Get 1 more page view just for Liking us on Facebook
We are retrieving your image from the archive...
We are converting your image into tiles...
European Stars And Stripes (Newspaper) - March 26, 1988, Darmstadt, Hesse inside striG Warning issuedon tainted olive oil .....Page 2D Motherhood bringsGIs new problems Page 3D Gephardt may quitif he loses in Michigan Page 5D Villanova upsets Kentuckyin NCAA tourney Sports, Page 21The STJARS;andvSfRIPESUNDMICIIL PUILKAt ION FB* THI U 1. MHIB FDIttlVol. «6. No. 34t Saturday, March 26, 1968**GoodmerningfD 6693 ASenate passes resolution,agrees 'Noriega must go'WASHINGTON (AC) — The Scnalc, voting unani-mously, urged Pfcsidcnl Rcagiin Friday to increaseeconomic, political and diplomatic pressure againstPanamanian military ruler Gen, Manuel Anlonio No-riega and lo ejvc substantial economic aid to a succes-sor democratic government.Voting 92-0, tlic Senate approved n resolution de>daring inc current unrest in I'anama "an unusual andextraordinary threat lo MIC national security, foreignpolicy and economy of the United States.""The impression in all our minds is that Noriegamust go." said Sen. C'tuilwrnc I'cll, D-R.I., chairmanofihc Senate Foreign Relations Ccinimillee,"He will go," Fell sauI. "And lllis will help himOown Hie slippery slope."Reagan was asked during a question-and-answcr ses-sion with reporters before meeting with Dominican['resident Jaaquicn Bctogucr whether Noriega wouldbv going to Ilie Dominican Republic. "No. Thai's notfar enough," the president answered.A senior administration official, speaking on condi-tion of anonymity, said the Dominican Republic hadindicated il would not grant Noriega asylum.Sen, Edward M. Kennedy, D-Mass.. a principalsponsor of the nan-binding resolution, said il wasdrafted at lite direct request of President Eric AriuroDcvalle, who was misled as Panama's chicfcxeculivc amonth ago after directing NoricRa to step down ashead of the country's armed forces.Several senators urged Noriega to reconsider Spain'scsik1 offer and the U.S. Justice Department's assur-ance not to seek extradition if he voluntarily gives uppower.They made it clear Congress is ready lo enact sternersteps if Noriega continues :o hold on.Among the options available tu the United States isthe imposition of a total trade embargo against Pana-ma, a step the Reagan administration has resisted infavor of a more measured, incremental approach.In addition to urging further U.S. pressure againstNoriega, the resolution said his successor; should re-ceive prompt and substantial U.S. support.It said the While House should consider "a compre-hensii -i package of emergency financial and other eco-nomic assistance.. . in order to assist in the-rebuildingof Panama's economy."President Reagan said Thursday that there were nnSea SENATE on back pageAuto crushed— owner fooCORAL SPRINGS, Ha. (AP) — A molorisl whosecar was mistakenly towed from ;l service stationsearched frantically fiir three days before lie found hispriced Chevy — in'a junkyard pile."It was squished, just like ,1 little metal tube," JohnOcraca said Thursday. "All the wheels and the doorswere gone, It was aboul 20 inches high."Geraca look his last ride in the 1975 Chevrolet MonteCarlo on March 11, when he went lo the service stationlo pick up inc Cadillac he had dropped off for a turscup,police said.Afler paying (he hill for the work, Geraca drove nwayin the Cadillac and lefi his red CJwvy behind in theparking lot, intending to pick it up laicr. police said.But it was gone when he returned after (wo hours.Another red Chevy, this one a IV7b Impala, was still inthe parking lot, however.The owner of that car had asked that it bcjunked, andno one a! ibe station noticed when the tow truck pickedwp the wrong car,Sam f'arisi, owner of Southern Auto Paris junkyard,said il was an hcneii mistake because She descriplion ofthe two red Chcvys was identical."Right about now. they're probably making Toyotasout ol it," said I'arisi, one of four people arrested onracketeering und theft charges last week as the culmina-tion of a Fort Lauderdale and Pompano Ikach policeinvestigation of suspected chop shops."We re completely honest here, and all we're trying lo dois make an honesi buck." I'arisi said. "We don't Slcal cars."Scrap cars feich about S25 at a junkyard. Police saidGeraea's car was worth about $ 1,000.InvcslijuUors have told Geraca, who says the car heldSI6.QOO worth of marine electronics equipment, ihat thecase is a civil mailer.U.S. soldiers stoppedMember* of a VS. medical battattun returning frommaru'Uicni seem laired after kin ft st»pp«d by Pana-manian naiintiul iKilict and held fur an hunt xlleiIticir track nlrgycd onto a Panama City highiiayThursday. They vivre eventually ctcortvd li> t'nrt Am-ador, i Pananuutian tmsi' uilh L,S. liaisim.Groups ask halt to tests for kindergartnersFrom ilah*and wire rtpnruTwo groups of cducaitifi l-'riday ur^cdschooli lo slap inuii siandardired 1fMm£of kindergarten children,"Our children are being tested looearly and failed too won, :md parentsShould ask for what purpose," said SueUrcdekarnp, accreditation director of theNational Association for the Educationof Young Children, one of1 ihc croupsreleasing policy staicmcnis ai a newsconference in Washington.Mredekiimp said in a statement: "Themast impanani things to learn in kinder-garten cannot be measured on a slm-dardi/ed lest, su ihere is little or no edii-caiion.i| reason for the icstinj, yet it ishappening all over the counlry,"The groups did mil opiipsc all stan-dardized testing of young children.But Iir«lekamp'i group, along withthe National Association of tarly Child-hood Specialists in Stale Departments ofliducation, blasted indiscriminate use uflesls lo hold youngsters back from kin-dergarten or io keep them from beingpromoied lo later grades."Written tests arc inappropriate foryoung children because they arc usuallyunaWc to hold a pencil and paper, leialone i ead w hen they first enter school,"See TESTS on Dack page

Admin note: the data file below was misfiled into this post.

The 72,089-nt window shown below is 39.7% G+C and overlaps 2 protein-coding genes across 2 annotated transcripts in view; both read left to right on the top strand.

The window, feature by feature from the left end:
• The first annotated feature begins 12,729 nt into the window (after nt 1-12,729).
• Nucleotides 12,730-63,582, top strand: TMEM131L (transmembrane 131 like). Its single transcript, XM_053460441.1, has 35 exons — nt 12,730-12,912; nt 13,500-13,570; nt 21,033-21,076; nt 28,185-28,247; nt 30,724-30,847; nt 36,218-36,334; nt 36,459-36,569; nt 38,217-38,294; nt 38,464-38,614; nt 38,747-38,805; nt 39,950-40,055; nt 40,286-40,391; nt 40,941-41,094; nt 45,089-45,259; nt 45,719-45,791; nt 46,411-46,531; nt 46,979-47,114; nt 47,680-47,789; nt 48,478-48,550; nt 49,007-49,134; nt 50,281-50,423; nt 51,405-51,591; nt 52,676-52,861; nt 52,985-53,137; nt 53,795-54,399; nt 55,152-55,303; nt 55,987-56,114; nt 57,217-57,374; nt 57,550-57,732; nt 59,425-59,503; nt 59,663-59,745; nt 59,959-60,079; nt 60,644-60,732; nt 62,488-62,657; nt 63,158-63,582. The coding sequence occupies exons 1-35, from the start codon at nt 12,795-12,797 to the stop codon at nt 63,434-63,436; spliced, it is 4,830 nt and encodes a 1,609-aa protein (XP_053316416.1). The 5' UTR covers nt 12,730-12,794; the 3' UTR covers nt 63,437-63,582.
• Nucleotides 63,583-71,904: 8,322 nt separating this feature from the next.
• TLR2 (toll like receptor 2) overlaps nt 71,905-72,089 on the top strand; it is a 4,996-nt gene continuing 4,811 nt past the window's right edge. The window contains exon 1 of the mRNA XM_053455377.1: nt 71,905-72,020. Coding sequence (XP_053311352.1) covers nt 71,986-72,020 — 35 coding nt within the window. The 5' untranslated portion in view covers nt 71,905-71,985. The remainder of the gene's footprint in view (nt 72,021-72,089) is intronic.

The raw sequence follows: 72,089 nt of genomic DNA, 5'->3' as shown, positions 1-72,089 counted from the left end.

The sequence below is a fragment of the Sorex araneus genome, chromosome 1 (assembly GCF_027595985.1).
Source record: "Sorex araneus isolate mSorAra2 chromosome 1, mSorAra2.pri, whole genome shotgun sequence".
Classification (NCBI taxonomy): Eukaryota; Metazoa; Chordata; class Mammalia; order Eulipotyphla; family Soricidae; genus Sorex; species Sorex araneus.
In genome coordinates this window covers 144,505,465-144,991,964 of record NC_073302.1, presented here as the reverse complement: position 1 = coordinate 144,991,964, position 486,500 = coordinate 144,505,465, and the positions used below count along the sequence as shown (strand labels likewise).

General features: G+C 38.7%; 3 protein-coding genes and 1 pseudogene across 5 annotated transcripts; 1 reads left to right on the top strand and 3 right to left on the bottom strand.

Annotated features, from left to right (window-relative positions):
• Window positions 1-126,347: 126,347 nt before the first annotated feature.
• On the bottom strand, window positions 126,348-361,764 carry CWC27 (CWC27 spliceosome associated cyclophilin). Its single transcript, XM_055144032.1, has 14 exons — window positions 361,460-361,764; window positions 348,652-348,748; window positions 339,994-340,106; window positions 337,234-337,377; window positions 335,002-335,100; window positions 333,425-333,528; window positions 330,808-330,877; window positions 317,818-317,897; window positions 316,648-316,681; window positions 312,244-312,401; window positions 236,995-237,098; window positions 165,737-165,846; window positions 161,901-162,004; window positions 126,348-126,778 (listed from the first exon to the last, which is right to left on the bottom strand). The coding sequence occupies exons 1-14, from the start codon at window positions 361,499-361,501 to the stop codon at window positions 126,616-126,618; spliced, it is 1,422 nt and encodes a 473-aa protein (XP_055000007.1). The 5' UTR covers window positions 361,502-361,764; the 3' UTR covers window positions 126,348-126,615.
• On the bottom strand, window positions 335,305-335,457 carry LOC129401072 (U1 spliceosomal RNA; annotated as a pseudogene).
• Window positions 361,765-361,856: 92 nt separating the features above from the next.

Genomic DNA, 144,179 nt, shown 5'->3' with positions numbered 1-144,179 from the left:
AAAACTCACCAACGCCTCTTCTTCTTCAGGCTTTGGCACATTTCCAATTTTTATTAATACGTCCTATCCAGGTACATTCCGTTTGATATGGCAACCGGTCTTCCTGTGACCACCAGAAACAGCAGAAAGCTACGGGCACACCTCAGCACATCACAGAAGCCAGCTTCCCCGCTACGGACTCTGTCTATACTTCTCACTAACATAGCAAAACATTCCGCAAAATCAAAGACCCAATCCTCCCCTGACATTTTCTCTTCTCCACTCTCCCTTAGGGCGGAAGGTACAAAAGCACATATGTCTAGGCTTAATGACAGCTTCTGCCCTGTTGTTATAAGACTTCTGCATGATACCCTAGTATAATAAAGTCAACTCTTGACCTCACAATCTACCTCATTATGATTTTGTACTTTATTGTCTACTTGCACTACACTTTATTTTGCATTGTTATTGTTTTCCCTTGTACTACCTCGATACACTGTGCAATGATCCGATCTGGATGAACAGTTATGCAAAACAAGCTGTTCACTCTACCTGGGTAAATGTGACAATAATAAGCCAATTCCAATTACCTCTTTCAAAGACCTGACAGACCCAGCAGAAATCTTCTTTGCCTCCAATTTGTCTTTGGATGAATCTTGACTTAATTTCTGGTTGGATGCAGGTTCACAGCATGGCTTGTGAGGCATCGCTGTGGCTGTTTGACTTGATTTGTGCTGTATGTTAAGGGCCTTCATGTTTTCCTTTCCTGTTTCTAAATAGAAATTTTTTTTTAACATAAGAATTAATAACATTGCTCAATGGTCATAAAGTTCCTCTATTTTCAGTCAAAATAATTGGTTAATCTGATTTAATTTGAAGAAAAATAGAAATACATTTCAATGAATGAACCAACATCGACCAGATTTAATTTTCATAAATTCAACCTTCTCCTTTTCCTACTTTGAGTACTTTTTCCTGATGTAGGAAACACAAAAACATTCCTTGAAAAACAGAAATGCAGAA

Once upon a time newspapers were our main source of information. Now those old newspapers are a reliable source for hundreds of years of history and secrets of the past. Now you can search for people, places, and events without the hassle of sorting through mountains of papers!
Newspaper Archive is the world's largest online newspaper database featuring over 130 million newspaper pages. Plus our database expands by one newspaper page per second for a total of around 2.5 million pages per month! The value of your membership grows along with it.
Those looking to find out more about their forefathers can empower their genealogy search with Newspaper Archive. Within our massive database, users can search ancestors' names for news stories and obituaries. We must understand our past to understand our future!
24 hours a day Monday-Saturday
Your full introductory membership payment will be credited toward the cost of full membership any time you choose to upgrade!
"It is amazing how easy and exciting it is to access all of this information! I found hundreds of articles about my relatives from Germany! Well worth the subscription!" - Michael S.
"I love this site. It's interesting to read articles about different family members. I've found articles as well as an obituary about an uncle who passed away before I was born, and another about a great aunt. It's great for helping with genealogy." - Patricia T.
"A great research tool. Allows me to view events and gives me incredible insight into the stories of the past." - Charles S.